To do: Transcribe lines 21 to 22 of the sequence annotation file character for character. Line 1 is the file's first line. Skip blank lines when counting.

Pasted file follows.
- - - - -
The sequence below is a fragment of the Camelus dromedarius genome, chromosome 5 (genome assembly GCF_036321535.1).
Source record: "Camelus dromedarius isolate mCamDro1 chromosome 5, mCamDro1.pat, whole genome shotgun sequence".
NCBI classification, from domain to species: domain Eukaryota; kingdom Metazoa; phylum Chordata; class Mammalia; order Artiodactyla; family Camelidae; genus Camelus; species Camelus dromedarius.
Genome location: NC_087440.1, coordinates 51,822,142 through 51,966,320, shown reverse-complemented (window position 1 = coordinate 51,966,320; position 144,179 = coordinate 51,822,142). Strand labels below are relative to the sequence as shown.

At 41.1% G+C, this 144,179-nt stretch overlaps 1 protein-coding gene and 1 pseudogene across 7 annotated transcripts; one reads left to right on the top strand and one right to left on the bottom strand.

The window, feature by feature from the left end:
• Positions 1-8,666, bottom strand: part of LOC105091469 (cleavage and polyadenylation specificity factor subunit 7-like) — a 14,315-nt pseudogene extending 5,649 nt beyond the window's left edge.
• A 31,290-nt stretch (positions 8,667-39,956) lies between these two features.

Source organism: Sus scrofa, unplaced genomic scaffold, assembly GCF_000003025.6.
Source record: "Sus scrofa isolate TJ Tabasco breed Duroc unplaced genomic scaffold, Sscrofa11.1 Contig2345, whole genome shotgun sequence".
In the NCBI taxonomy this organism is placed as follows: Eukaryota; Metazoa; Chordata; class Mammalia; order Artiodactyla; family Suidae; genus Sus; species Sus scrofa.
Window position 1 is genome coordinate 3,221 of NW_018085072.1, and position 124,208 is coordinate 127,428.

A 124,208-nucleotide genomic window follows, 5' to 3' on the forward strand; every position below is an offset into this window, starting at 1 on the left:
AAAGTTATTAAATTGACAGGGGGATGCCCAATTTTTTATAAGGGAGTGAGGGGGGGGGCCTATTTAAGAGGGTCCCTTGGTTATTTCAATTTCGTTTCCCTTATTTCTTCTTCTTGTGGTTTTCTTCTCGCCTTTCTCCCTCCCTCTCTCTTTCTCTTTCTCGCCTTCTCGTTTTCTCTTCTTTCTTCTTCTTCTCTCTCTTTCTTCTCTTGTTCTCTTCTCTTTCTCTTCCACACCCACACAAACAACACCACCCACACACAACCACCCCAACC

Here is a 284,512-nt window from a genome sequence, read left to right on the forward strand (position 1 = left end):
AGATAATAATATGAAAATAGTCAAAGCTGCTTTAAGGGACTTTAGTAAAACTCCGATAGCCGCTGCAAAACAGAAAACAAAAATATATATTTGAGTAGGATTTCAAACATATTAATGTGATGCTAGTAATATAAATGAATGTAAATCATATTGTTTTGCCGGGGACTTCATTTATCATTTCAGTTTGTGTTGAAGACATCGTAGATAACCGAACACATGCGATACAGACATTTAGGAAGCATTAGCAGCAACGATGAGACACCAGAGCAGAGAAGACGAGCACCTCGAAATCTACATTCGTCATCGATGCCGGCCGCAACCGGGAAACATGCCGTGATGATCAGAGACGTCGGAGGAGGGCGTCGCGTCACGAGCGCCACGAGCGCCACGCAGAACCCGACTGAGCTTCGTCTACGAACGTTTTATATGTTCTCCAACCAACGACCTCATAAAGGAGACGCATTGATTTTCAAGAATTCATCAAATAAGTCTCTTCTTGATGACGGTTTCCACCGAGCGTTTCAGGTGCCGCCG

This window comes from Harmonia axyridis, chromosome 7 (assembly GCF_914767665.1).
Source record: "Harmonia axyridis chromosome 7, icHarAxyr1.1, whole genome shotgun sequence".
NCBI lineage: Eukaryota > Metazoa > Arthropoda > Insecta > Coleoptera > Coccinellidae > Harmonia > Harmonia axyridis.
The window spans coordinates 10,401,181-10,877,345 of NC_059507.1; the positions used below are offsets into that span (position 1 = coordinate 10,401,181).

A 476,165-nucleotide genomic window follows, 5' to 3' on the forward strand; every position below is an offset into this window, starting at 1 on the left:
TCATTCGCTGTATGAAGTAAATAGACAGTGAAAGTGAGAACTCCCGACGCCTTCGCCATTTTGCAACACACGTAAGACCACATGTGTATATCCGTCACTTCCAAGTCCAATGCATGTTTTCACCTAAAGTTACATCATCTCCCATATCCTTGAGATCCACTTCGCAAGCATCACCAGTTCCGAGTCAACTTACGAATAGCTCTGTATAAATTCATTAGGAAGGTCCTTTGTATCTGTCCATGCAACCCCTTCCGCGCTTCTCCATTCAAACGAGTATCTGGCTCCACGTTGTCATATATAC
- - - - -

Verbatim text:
A 476,165-nucleotide genomic window follows, 5' to 3' on the forward strand; every position below is an offset into this window, starting at 1 on the left:
TCATTCGCTGTATGAAGTAAATAGACAGTGAAAGTGAGAACTCCCGACGCCTTCGCCATTTTGCAACACACGTAAGACCACATGTGTATATCCGTCACTTCCAAGTCCAATGCATGTTTTCACCTAAAGTTACATCATCTCCCATATCCTTGAGATCCACTTCGCAAGCATCACCAGTTCCGAGTCAACTTACGAATAGCTCTGTATAAATTCATTAGGAAGGTCCTTTGTATCTGTCCATGCAACCCCTTCCGCGCTTCTCCATTCAAACGAGTATCTGGCTCCACGTTGTCATATATAC